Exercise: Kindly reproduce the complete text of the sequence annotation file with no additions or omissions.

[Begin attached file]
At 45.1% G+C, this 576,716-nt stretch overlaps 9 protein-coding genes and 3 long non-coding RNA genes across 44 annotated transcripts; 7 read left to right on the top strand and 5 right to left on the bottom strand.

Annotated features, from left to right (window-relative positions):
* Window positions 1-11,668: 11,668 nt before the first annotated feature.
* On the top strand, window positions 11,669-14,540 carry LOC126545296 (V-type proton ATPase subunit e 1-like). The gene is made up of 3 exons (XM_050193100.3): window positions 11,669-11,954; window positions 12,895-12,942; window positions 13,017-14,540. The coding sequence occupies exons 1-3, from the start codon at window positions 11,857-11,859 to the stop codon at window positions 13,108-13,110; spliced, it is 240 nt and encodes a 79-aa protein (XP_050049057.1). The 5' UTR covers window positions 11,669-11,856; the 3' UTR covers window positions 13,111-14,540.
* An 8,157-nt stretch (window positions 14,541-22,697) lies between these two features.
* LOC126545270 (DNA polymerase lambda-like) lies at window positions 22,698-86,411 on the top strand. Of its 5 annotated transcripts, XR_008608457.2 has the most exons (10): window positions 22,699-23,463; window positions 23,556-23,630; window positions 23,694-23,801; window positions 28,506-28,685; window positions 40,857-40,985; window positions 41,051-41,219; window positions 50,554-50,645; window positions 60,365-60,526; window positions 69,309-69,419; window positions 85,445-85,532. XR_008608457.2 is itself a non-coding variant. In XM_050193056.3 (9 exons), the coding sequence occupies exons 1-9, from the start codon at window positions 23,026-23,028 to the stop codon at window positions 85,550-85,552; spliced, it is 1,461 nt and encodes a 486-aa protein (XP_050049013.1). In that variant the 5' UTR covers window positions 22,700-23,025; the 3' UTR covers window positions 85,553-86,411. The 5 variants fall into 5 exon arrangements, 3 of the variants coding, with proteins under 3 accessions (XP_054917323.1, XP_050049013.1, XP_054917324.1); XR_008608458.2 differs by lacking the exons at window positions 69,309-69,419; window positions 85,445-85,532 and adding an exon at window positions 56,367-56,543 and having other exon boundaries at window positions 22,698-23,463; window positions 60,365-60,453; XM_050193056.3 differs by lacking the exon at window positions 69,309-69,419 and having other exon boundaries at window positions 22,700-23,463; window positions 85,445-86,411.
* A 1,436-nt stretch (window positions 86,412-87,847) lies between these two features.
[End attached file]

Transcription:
At 45.1% G+C, this 576,716-nt stretch overlaps 9 protein-coding genes and 3 long non-coding RNA genes across 44 annotated transcripts; 7 read left to right on the top strand and 5 right to left on the bottom strand.

Annotated features, from left to right (window-relative positions):
* Window positions 1-11,668: 11,668 nt before the first annotated feature.
* On the top strand, window positions 11,669-14,540 carry LOC126545296 (V-type proton ATPase subunit e 1-like). The gene is made up of 3 exons (XM_050193100.3): window positions 11,669-11,954; window positions 12,895-12,942; window positions 13,017-14,540. The coding sequence occupies exons 1-3, from the start codon at window positions 11,857-11,859 to the stop codon at window positions 13,108-13,110; spliced, it is 240 nt and encodes a 79-aa protein (XP_050049057.1). The 5' UTR covers window positions 11,669-11,856; the 3' UTR covers window positions 13,111-14,540.
* An 8,157-nt stretch (window positions 14,541-22,697) lies between these two features.
* LOC126545270 (DNA polymerase lambda-like) lies at window positions 22,698-86,411 on the top strand. Of its 5 annotated transcripts, XR_008608457.2 has the most exons (10): window positions 22,699-23,463; window positions 23,556-23,630; window positions 23,694-23,801; window positions 28,506-28,685; window positions 40,857-40,985; window positions 41,051-41,219; window positions 50,554-50,645; window positions 60,365-60,526; window positions 69,309-69,419; window positions 85,445-85,532. XR_008608457.2 is itself a non-coding variant. In XM_050193056.3 (9 exons), the coding sequence occupies exons 1-9, from the start codon at window positions 23,026-23,028 to the stop codon at window positions 85,550-85,552; spliced, it is 1,461 nt and encodes a 486-aa protein (XP_050049013.1). In that variant the 5' UTR covers window positions 22,700-23,025; the 3' UTR covers window positions 85,553-86,411. The 5 variants fall into 5 exon arrangements, 3 of the variants coding, with proteins under 3 accessions (XP_054917323.1, XP_050049013.1, XP_054917324.1); XR_008608458.2 differs by lacking the exons at window positions 69,309-69,419; window positions 85,445-85,532 and adding an exon at window positions 56,367-56,543 and having other exon boundaries at window positions 22,698-23,463; window positions 60,365-60,453; XM_050193056.3 differs by lacking the exon at window positions 69,309-69,419 and having other exon boundaries at window positions 22,700-23,463; window positions 85,445-86,411.
* A 1,436-nt stretch (window positions 86,412-87,847) lies between these two features.